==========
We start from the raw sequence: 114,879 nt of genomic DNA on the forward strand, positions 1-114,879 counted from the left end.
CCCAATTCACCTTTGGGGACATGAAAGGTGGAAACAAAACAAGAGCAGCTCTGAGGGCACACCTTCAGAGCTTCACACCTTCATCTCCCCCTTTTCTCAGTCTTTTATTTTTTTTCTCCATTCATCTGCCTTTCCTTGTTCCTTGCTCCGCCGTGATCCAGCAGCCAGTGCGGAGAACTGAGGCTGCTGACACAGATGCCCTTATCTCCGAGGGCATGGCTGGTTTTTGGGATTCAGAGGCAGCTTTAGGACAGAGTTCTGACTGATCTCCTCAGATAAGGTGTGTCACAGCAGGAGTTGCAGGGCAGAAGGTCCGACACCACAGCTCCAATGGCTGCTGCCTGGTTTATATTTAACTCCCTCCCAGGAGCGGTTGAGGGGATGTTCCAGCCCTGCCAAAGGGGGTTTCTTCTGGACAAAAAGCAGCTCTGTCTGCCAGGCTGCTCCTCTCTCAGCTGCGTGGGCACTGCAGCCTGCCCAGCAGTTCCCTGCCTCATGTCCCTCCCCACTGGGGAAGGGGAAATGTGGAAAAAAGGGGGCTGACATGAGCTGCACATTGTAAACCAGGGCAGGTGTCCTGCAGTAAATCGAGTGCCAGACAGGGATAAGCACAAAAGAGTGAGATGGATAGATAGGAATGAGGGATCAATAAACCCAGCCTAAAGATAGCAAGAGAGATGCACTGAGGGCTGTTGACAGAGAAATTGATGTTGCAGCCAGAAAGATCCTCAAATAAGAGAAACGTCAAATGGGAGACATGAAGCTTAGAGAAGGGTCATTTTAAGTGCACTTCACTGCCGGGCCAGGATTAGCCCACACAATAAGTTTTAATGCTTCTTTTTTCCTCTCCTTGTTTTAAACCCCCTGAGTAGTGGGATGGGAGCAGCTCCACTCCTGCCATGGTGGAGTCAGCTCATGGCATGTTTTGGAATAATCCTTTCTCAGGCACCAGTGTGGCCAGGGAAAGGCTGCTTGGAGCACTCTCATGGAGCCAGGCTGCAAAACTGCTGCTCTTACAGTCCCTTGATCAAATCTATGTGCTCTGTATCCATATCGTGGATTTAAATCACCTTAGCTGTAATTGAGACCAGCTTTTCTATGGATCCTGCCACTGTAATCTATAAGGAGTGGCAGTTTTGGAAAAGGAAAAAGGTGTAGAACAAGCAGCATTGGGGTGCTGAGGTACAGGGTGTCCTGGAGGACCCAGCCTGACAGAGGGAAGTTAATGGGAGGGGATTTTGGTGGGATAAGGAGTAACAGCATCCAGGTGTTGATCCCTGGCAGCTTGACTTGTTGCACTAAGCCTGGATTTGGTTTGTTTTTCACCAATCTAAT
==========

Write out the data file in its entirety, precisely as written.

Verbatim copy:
We start from the raw sequence: 114,879 nt of genomic DNA on the forward strand, positions 1-114,879 counted from the left end.
CCCAATTCACCTTTGGGGACATGAAAGGTGGAAACAAAACAAGAGCAGCTCTGAGGGCACACCTTCAGAGCTTCACACCTTCATCTCCCCCTTTTCTCAGTCTTTTATTTTTTTTCTCCATTCATCTGCCTTTCCTTGTTCCTTGCTCCGCCGTGATCCAGCAGCCAGTGCGGAGAACTGAGGCTGCTGACACAGATGCCCTTATCTCCGAGGGCATGGCTGGTTTTTGGGATTCAGAGGCAGCTTTAGGACAGAGTTCTGACTGATCTCCTCAGATAAGGTGTGTCACAGCAGGAGTTGCAGGGCAGAAGGTCCGACACCACAGCTCCAATGGCTGCTGCCTGGTTTATATTTAACTCCCTCCCAGGAGCGGTTGAGGGGATGTTCCAGCCCTGCCAAAGGGGGTTTCTTCTGGACAAAAAGCAGCTCTGTCTGCCAGGCTGCTCCTCTCTCAGCTGCGTGGGCACTGCAGCCTGCCCAGCAGTTCCCTGCCTCATGTCCCTCCCCACTGGGGAAGGGGAAATGTGGAAAAAAGGGGGCTGACATGAGCTGCACATTGTAAACCAGGGCAGGTGTCCTGCAGTAAATCGAGTGCCAGACAGGGATAAGCACAAAAGAGTGAGATGGATAGATAGGAATGAGGGATCAATAAACCCAGCCTAAAGATAGCAAGAGAGATGCACTGAGGGCTGTTGACAGAGAAATTGATGTTGCAGCCAGAAAGATCCTCAAATAAGAGAAACGTCAAATGGGAGACATGAAGCTTAGAGAAGGGTCATTTTAAGTGCACTTCACTGCCGGGCCAGGATTAGCCCACACAATAAGTTTTAATGCTTCTTTTTTCCTCTCCTTGTTTTAAACCCCCTGAGTAGTGGGATGGGAGCAGCTCCACTCCTGCCATGGTGGAGTCAGCTCATGGCATGTTTTGGAATAATCCTTTCTCAGGCACCAGTGTGGCCAGGGAAAGGCTGCTTGGAGCACTCTCATGGAGCCAGGCTGCAAAACTGCTGCTCTTACAGTCCCTTGATCAAATCTATGTGCTCTGTATCCATATCGTGGATTTAAATCACCTTAGCTGTAATTGAGACCAGCTTTTCTATGGATCCTGCCACTGTAATCTATAAGGAGTGGCAGTTTTGGAAAAGGAAAAAGGTGTAGAACAAGCAGCATTGGGGTGCTGAGGTACAGGGTGTCCTGGAGGACCCAGCCTGACAGAGGGAAGTTAATGGGAGGGGATTTTGGTGGGATAAGGAGTAACAGCATCCAGGTGTTGATCCCTGGCAGCTTGACTTGTTGCACTAAGCCTGGATTTGGTTTGTTTTTCACCAATCTAAT